Lobbying and Policy Change Who Wins, Who Loses, and Why
by Frank R. Baumgartner, Jeffrey M. Berry, Marie Hojnacki, Beth L. Leech and David C. Kimball
University of Chicago Press, 2009
Cloth: 978-0-226-03944-2 | Paper: 978-0-226-03945-9 | Electronic: 978-0-226-03946-6
DOI: 10.7208/chicago/9780226039466.001.0001


During the 2008 election season, politicians from both sides of the aisle promised to rid government of lobbyists’ undue influence. For the authors of Lobbying and Policy Change, the most extensive study ever done on the topic, these promises ring hollow—not because politicians fail to keep them but because lobbies are far less influential than political rhetoric suggests.

Based on a comprehensive examination of ninety-eight issues, this volume demonstrates that sixty percent of recent lobbying campaigns failed to change policy despite millions of dollars spent trying. Why? The authors find that resources explain less than five percent of the difference between successful and unsuccessful efforts. Moreover, they show, these attempts must overcome an entrenched Washington system with a tremendous bias in favor of the status quo.

Though elected officials and existing policies carry more weight, lobbies have an impact too, and when advocates for a given issue finally succeed, policy tends to change significantly. The authors argue, however, that the lobbying community so strongly reflects elite interests that it will not fundamentally alter the balance of power unless its makeup shifts dramatically in favor of average Americans’ concerns.


Frank R. Baumgartner is the Bruce R. Miller and Dean D. LaVigne Professor of Political Science at Penn State University. Jeffrey M. Berry is the John Richard Skuse Professor of Political Science at Tufts University. Marie Hojnacki is associate professor of political science at Penn State University. David C. Kimball is associate professor of political science at the University of Missouri–St. Louis. Beth L. Leech is associate professor of political science at Rutgers University.


“This excellent book draws on a creative, original data set that nearly solves one of the great puzzles of political analysis: how to make a systematic assessment of who wields influence in politics. The authors amassed a phenomenal amount of information from interviews and electronic and print sources. Although much of what they find challenges common wisdom in political science, their findings are persuasive.”<Kay Schlozman, Boston College>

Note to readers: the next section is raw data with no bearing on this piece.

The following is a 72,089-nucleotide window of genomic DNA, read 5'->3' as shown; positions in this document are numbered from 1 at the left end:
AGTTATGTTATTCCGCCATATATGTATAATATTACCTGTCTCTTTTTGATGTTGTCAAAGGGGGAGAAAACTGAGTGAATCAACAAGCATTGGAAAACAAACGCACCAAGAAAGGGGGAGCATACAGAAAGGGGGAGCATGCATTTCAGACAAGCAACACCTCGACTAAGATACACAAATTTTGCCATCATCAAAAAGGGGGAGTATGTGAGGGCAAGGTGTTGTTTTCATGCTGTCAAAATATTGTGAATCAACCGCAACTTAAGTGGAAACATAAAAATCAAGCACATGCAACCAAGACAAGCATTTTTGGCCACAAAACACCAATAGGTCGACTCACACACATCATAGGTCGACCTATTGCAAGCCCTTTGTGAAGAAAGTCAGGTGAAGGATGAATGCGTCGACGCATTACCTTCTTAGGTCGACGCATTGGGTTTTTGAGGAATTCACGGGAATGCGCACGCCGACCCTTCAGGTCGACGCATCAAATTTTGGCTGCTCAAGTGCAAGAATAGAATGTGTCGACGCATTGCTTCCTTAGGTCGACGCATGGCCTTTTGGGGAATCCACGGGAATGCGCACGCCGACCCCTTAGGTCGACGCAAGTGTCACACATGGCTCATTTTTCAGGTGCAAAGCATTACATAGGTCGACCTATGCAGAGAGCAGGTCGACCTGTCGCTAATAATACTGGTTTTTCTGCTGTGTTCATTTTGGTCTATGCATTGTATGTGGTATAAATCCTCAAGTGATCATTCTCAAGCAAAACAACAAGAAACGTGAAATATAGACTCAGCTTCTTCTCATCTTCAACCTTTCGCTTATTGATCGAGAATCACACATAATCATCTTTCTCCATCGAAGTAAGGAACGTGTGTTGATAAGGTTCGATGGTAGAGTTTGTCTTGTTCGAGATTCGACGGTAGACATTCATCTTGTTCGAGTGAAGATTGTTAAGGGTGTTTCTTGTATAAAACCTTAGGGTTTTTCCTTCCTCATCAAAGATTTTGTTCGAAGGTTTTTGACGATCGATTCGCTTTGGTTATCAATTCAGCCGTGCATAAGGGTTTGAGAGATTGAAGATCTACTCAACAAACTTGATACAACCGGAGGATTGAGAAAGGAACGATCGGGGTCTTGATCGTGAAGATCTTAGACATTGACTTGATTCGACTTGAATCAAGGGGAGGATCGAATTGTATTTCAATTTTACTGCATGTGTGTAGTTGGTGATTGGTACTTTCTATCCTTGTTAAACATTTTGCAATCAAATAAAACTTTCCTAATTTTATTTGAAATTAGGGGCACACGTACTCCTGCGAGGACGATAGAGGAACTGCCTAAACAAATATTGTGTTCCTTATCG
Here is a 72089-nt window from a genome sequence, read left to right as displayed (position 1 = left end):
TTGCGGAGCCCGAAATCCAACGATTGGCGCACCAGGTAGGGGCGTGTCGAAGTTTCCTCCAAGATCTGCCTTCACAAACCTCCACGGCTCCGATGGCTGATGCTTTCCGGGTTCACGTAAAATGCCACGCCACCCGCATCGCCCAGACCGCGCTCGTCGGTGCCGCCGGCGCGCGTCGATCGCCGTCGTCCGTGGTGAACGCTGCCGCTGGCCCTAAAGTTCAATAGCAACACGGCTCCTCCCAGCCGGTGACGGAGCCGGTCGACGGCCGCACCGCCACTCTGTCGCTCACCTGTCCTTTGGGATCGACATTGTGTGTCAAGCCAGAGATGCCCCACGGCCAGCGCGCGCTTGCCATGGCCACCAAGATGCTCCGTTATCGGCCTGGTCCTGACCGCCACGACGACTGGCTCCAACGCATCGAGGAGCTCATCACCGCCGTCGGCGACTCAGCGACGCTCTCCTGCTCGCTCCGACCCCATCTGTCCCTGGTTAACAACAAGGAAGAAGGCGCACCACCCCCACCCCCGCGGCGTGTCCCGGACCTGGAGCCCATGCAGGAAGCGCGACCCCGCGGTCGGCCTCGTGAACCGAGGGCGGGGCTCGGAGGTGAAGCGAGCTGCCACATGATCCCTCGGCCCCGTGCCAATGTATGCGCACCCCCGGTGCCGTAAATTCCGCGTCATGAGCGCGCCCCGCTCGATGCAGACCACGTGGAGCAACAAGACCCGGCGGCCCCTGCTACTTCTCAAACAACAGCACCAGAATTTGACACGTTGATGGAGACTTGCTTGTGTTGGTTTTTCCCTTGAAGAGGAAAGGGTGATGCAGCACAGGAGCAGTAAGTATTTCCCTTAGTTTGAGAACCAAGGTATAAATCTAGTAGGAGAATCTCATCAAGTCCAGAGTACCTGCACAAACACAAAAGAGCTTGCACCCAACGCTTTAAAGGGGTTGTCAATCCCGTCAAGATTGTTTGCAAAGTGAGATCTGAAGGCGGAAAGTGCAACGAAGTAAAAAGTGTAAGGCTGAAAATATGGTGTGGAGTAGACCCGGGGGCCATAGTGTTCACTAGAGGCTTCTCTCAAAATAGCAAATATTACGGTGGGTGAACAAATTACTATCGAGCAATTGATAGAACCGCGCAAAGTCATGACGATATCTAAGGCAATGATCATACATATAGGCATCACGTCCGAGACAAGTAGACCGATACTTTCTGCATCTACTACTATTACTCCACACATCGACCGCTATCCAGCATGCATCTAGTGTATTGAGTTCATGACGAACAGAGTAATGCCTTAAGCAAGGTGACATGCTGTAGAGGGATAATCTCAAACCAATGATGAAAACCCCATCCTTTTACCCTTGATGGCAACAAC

— Kay Schlozman, Boston College

Lobbying and Policy Change sets the benchmark for research about lobbying the American national government. With its ninety-eight case studies of policymaking, carefully analyzed by five leading political scientists, it is the basic reference for understanding Washington lobbying. The book’s conclusions are judicious, avoiding the extremes of overwrought populism or bland acceptance of the status quo. Avoiding technical language, Lobbying and Policy Change is the very best choice for the college classroom.”<Andrew McFarland, University of Illinois at Chicago>

— Andrew McFarland, University of Illinois at Chicago


List of Tables and Figures


Chapter 1. Advocacy, Public Policy, and Policy Change

Chapter 2. Incrementalism and the Status Quo

Chapter 3. Structure or Chaos?

Chapter 4. Opposition and Obstacles

Chapter 5. Partisanship and Elections

Chapter 6. Strategic Choices

Chapter 7. Arguments

Chapter 8. Tactics

Chapter 9. Washington: The Real No-Spin Zone

Chapter 10. Does Money Buy Public Policy?

Chapter 11. Policy Outcomes

Chapter 12. Rethinking Policy Change

Methodological Appendix